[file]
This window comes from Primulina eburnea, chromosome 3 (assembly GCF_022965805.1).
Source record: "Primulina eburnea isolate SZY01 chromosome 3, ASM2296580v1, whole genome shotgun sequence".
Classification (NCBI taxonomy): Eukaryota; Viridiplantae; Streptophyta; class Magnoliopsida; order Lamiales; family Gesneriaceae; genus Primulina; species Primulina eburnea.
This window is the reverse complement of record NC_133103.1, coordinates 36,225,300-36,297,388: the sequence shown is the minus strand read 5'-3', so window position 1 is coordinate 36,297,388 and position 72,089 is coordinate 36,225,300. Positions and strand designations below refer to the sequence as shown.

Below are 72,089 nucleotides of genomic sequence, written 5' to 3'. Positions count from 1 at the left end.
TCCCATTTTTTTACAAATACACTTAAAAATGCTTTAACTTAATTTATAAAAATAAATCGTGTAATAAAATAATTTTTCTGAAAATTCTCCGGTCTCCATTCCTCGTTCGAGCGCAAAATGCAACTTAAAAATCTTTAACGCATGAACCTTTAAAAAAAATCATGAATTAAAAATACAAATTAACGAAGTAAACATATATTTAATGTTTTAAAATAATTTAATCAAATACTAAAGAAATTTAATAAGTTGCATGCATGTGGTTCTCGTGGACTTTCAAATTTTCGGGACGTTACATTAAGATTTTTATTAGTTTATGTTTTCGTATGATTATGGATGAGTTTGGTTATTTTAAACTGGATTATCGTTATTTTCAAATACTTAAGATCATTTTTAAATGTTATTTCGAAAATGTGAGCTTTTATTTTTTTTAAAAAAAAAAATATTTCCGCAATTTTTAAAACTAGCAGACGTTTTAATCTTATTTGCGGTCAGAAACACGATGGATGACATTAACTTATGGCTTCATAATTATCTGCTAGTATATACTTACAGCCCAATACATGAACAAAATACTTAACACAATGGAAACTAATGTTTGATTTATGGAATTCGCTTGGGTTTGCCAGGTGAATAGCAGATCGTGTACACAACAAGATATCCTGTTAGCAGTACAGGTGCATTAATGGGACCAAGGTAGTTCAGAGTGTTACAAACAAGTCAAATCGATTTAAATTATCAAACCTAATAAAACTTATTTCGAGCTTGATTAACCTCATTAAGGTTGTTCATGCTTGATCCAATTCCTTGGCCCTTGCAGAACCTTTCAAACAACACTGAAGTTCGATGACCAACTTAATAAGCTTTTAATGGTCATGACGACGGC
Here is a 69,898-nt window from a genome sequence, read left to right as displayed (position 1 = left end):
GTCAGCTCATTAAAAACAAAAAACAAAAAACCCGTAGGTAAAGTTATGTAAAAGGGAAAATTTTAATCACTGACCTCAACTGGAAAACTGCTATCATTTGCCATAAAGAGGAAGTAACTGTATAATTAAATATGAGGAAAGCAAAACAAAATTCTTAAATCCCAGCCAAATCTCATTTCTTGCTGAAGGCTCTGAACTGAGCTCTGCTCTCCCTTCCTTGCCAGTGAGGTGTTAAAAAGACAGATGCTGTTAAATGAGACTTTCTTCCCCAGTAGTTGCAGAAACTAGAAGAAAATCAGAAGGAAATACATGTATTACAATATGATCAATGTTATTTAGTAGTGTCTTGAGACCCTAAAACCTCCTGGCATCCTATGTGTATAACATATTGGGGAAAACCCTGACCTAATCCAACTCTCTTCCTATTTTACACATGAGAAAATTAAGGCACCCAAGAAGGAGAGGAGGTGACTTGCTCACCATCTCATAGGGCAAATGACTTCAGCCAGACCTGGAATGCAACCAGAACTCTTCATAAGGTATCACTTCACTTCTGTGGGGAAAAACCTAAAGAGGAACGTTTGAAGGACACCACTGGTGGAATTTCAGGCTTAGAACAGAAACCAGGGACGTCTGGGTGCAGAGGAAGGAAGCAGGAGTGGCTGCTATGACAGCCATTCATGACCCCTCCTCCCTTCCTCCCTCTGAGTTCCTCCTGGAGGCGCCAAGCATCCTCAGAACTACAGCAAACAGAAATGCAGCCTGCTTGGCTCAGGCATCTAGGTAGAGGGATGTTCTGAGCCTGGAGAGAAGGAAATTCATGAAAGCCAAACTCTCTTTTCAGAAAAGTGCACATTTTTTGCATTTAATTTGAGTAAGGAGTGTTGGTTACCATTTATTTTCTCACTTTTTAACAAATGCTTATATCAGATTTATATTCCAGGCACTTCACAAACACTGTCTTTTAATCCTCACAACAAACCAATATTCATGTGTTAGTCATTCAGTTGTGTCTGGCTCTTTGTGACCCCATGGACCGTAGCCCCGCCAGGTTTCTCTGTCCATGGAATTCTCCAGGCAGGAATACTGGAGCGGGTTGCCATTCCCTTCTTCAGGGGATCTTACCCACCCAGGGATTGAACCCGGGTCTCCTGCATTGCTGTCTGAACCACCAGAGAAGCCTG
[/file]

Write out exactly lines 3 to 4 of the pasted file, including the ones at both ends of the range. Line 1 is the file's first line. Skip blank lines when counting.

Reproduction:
Classification (NCBI taxonomy): Eukaryota; Viridiplantae; Streptophyta; class Magnoliopsida; order Lamiales; family Gesneriaceae; genus Primulina; species Primulina eburnea.
This window is the reverse complement of record NC_133103.1, coordinates 36,225,300-36,297,388: the sequence shown is the minus strand read 5'-3', so window position 1 is coordinate 36,297,388 and position 72,089 is coordinate 36,225,300. Positions and strand designations below refer to the sequence as shown.